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Percent Yield - Unsure of Which Molar Mass to Use

  1. Dec 14, 2014 #1
    1. The problem statement, all variables and given/known data
    A percent yield lab says to add 5.00 g of CuCl2•2H2O(s) to 50 mL of dissolved water. Then, add 1.0 g of steel wool (100% iron) to the beaker.

    I am trying to find out how many moles of CuCl2 react here. I am confused about the dihydrate.

    2. Relevant equations
    The reaction given in the lab is

    Fe(s) + CuCl2(aq) → FeCl2(aq) + Cu(s)

    3. The attempt at a solution
    To find out how many moles of CuCl2•2H2O(s) I used, do I calcuate the molar mass including the dihydrate? Or do I use just the molar mass of CuCl2?

    I think I am supposed to include the dihydrate in the molar mass calculation, but I'm confused because the dihydrate doesn't appear in the reaction. It doesn't react with anything. So wouldn't I need to figure out how many moles of CuCl2 there were, not how many moles of CuCl2•2H2O(s)?

    Also, I know the CuCl2•2H2O(s) is the excess reactant, but to show that, I need to find out how many moles of it I have first.
     
  2. jcsd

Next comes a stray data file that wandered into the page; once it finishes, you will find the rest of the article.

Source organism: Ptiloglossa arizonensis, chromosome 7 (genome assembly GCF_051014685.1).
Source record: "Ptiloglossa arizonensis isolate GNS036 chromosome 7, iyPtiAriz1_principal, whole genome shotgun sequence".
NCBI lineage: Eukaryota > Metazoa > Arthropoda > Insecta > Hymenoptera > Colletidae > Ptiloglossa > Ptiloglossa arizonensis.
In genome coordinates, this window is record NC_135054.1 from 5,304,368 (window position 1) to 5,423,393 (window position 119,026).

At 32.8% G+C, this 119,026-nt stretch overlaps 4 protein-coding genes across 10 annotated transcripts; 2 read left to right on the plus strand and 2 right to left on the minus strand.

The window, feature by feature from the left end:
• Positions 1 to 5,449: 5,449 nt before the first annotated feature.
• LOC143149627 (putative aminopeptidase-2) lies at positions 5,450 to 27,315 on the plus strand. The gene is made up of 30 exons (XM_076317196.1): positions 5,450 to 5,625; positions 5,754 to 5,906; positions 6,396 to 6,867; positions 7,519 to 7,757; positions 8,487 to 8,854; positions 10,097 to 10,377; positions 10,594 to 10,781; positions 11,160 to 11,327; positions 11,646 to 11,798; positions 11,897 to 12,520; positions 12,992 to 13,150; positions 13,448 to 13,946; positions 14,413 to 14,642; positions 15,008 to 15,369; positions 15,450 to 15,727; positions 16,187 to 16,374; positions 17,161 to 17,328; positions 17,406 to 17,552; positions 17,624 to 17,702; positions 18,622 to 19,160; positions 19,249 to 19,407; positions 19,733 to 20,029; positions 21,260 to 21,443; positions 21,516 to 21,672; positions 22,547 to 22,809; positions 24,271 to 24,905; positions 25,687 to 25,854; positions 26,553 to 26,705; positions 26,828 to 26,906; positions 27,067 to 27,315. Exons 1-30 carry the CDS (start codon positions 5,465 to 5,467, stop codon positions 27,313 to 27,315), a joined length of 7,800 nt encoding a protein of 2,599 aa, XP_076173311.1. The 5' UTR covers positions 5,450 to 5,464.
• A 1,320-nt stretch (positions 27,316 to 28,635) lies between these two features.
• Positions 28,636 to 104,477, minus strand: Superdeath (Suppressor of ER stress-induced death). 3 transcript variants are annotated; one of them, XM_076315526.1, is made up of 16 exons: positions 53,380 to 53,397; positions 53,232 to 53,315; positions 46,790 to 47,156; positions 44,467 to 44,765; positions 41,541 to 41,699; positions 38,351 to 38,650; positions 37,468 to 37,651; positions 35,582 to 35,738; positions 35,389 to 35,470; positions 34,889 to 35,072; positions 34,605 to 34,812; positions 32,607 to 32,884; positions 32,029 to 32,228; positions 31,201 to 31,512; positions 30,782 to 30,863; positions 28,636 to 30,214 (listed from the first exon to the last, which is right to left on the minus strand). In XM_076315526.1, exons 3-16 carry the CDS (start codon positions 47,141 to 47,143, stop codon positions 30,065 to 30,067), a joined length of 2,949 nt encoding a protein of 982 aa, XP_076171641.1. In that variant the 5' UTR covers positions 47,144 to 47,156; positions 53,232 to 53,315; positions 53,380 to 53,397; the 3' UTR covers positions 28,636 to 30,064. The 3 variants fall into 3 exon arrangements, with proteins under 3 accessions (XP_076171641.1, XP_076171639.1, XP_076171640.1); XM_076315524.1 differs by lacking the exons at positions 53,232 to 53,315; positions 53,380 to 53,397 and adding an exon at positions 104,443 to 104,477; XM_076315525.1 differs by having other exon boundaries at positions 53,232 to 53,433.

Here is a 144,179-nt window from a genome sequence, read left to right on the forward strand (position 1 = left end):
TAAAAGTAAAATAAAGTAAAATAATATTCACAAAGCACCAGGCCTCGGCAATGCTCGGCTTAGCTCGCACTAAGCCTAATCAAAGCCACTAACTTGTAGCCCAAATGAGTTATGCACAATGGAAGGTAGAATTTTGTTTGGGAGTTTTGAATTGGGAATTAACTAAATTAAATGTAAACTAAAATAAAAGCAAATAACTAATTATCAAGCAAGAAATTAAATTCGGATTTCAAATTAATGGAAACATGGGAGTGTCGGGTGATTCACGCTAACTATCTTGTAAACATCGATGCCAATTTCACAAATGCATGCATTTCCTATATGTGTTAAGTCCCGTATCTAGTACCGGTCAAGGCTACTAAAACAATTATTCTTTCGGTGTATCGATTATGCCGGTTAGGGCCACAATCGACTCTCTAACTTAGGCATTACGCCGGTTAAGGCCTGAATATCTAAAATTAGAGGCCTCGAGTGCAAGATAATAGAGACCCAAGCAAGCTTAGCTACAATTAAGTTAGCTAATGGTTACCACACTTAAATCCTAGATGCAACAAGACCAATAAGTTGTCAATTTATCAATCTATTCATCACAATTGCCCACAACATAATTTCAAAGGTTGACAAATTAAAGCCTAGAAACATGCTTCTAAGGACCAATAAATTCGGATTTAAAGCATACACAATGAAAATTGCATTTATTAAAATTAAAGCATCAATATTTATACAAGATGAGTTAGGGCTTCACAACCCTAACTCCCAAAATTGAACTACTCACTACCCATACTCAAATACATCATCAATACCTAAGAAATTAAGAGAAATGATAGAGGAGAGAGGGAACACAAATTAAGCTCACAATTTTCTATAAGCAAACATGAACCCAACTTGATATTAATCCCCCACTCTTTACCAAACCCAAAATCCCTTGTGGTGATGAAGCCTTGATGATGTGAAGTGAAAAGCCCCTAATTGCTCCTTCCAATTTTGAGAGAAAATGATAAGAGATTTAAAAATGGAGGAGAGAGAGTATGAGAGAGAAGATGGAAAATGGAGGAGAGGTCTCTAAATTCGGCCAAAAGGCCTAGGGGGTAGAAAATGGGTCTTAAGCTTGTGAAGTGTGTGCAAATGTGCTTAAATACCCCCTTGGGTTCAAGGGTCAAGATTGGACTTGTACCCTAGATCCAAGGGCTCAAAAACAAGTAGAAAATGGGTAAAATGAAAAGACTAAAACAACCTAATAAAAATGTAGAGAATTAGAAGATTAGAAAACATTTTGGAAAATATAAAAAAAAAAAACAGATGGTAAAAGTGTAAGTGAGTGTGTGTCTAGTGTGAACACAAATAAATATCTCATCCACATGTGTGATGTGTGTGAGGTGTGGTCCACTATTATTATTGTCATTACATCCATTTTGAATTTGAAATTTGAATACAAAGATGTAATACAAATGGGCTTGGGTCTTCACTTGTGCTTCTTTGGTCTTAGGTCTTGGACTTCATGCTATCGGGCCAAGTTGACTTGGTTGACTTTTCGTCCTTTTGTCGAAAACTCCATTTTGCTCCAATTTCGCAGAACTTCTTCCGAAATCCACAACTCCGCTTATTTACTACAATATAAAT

3. Dec 14, 2014 #2

    Bystander

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    You're preparing the solution from the dihydrate. Does the balance know you're only interested in CuCl2?
     
  4. Dec 14, 2014 #3
    When you measure out 5.00 g onto the balance, the dihydrate is included. The number of moles of reactant sitting on the balance would be calculated using the molar mass of CuCl2 • 2H2O.

    That much I know. But when you add the CuCl2•2H2O(s) to a beaker of water, what happens to the dihydrate? Does it stay attached to the CuCl2? I guess it doesn't matter... 1 mol of CuCl2•2H2O(s) would still correspond to 1 mol of CuCl2 right?
     
  5. Dec 14, 2014 #4

    Borek

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    Yes.

    Hydration water can be important when you are interested in the amount of water present. Say, you prepare a solution by using 1 g of dihydrate and 10 g of water and you need to know the exact, final concentration. But in typical situations we add water to the mark - so the final amount doesn't depend on the presence of hydration water at all.
     
  6. Dec 14, 2014 #5
    Okay, that makes sense. In this case, the amount of water doesn't matter anyway. Thanks!
     
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